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Friday, October 16, 2009

Scripture for the eyes

Who would have thought Bible illustrations from the 16th century would speak to a recovering Hindu from the 21st century? Yet the exhibition opening tomorrow at the Michael C. Carlos Museum, has enough devotion, symbolism, and religious ferment for every persuasion.

Scripture for the Eyes: Bible Illustrations in Netherlandish Prints of the Sixteenth Century presents Dutch and Flemish masters from Lucas van Leyden, Maarten van Heemskerck, and Hieronymus Wierix with loans from important institutions including the British Museum, the Metropolitan Museum of Art, New York, Antwerp’s Plantin Museum, and the Rijksmuseum in Amsterdam.

Visitors are in for a wonderful treat: virtuosic prints in various styles that inspired great masters, including Rembrandt, who consulted them in later centuries. Eighty woodcuts and engravings literally glow against the claret red walls of the museum’s third-floor galleries, a color the Carlos Museum design team is especially proud of after examining every hue of red possible in the physical world.

I was well aware of the reach of the Bible, having studied parts of the Bible as literature in India, yet I couldn’t have imagined the pivotal role of biblical art during the Reformation and Counter-Reformation movements in Europe. The boom of print publishing houses coincided with the proliferation of biblical texts and images and why was this important? It popularized the word of God through scripture.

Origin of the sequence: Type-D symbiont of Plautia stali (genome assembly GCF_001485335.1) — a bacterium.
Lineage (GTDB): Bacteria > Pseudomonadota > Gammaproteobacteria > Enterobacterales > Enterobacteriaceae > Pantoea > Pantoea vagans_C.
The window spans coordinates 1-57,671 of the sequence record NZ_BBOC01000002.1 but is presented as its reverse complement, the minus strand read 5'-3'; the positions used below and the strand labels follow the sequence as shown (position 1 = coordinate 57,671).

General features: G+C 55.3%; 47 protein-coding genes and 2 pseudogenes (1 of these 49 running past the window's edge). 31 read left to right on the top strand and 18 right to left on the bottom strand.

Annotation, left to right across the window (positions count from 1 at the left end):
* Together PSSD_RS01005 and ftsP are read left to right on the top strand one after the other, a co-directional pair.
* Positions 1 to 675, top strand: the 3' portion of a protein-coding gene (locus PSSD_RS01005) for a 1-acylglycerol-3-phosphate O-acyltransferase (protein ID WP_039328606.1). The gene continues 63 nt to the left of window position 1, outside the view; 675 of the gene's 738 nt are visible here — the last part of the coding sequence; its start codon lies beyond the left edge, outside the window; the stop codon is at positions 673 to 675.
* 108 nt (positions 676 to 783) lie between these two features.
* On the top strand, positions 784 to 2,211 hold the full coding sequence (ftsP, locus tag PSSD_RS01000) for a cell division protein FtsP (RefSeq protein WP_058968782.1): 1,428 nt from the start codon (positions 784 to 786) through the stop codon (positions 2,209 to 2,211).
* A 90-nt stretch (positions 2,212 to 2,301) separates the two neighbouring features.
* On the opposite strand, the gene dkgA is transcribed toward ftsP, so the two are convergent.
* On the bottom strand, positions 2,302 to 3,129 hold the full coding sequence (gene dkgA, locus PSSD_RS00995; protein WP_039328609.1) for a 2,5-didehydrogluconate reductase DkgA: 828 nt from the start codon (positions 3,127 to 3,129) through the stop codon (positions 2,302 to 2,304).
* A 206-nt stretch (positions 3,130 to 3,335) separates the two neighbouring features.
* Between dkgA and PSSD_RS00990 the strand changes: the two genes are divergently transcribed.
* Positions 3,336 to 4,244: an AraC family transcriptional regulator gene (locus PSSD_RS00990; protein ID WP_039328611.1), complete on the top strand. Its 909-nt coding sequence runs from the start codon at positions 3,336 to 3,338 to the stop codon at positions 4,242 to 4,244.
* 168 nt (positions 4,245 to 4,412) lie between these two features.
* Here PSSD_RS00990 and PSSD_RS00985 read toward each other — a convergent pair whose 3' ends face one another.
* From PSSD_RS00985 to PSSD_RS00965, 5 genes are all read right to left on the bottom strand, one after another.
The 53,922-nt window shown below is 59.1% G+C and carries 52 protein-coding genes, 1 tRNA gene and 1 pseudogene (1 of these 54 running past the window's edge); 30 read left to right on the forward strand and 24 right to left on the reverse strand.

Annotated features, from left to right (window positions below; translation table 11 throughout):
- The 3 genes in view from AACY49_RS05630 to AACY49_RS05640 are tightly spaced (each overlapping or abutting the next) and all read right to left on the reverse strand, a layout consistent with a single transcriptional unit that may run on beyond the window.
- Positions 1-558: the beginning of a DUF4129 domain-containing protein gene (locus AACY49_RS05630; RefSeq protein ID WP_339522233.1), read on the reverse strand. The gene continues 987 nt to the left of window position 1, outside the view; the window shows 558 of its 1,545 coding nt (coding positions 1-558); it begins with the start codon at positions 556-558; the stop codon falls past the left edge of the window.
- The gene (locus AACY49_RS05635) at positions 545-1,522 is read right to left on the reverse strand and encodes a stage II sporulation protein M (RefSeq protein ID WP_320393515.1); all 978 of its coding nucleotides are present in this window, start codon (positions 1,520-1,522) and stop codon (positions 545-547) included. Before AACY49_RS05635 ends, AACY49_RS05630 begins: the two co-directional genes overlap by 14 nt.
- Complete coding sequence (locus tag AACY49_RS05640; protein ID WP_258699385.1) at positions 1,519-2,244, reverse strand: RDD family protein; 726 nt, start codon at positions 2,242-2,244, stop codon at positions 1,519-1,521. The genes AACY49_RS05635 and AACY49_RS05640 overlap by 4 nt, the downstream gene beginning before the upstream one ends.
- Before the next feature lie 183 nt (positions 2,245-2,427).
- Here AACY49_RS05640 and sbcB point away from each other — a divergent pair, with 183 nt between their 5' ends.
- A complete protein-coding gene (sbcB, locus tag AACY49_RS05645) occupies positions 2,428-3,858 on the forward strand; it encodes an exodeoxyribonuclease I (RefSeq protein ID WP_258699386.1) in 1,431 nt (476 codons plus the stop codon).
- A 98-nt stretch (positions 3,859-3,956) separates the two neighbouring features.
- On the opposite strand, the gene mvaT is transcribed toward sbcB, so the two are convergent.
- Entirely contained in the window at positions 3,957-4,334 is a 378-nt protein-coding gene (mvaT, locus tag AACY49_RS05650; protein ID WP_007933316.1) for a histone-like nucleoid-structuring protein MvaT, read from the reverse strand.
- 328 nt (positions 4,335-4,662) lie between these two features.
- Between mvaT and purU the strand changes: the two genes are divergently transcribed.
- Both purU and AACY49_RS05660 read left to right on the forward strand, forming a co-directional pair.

Walter Melion, Asa Griggs Candler Professor of Art History, and curator of the exhibition, also notes that Antwerp was the center of the production of vernacular Bibles in many languages, including English. In fact, the exhibition includes five rare volumes of the Antwerp Polyglot Bible (in several languages) from the Emory Libraries.

I had quite a few “illuminating experiences.” Wierix’s “Christ in the Wine Press,” invited me to go beyond the image of Christ bleeding into the sacramental wine with God turning the press to fully comprehend Christ’s suffering for all humanity.

Also captivating was Goltzius series called “Life of the Virgin,” where he imitates great masters from Federigo Barocci to Albrecht Dürer, signifying the multiple forms of beauty required to evoke the Virgin’s physical and spiritual perfection. Gorgeous details--some of the lines so exquisitely and finely rendered, the artist could have only done so using a magnifying glass and the slow attentive persistence of true devotion to the subject matter.


-- Priyanka Sinha, director of communications & marketing, Carlos Museum

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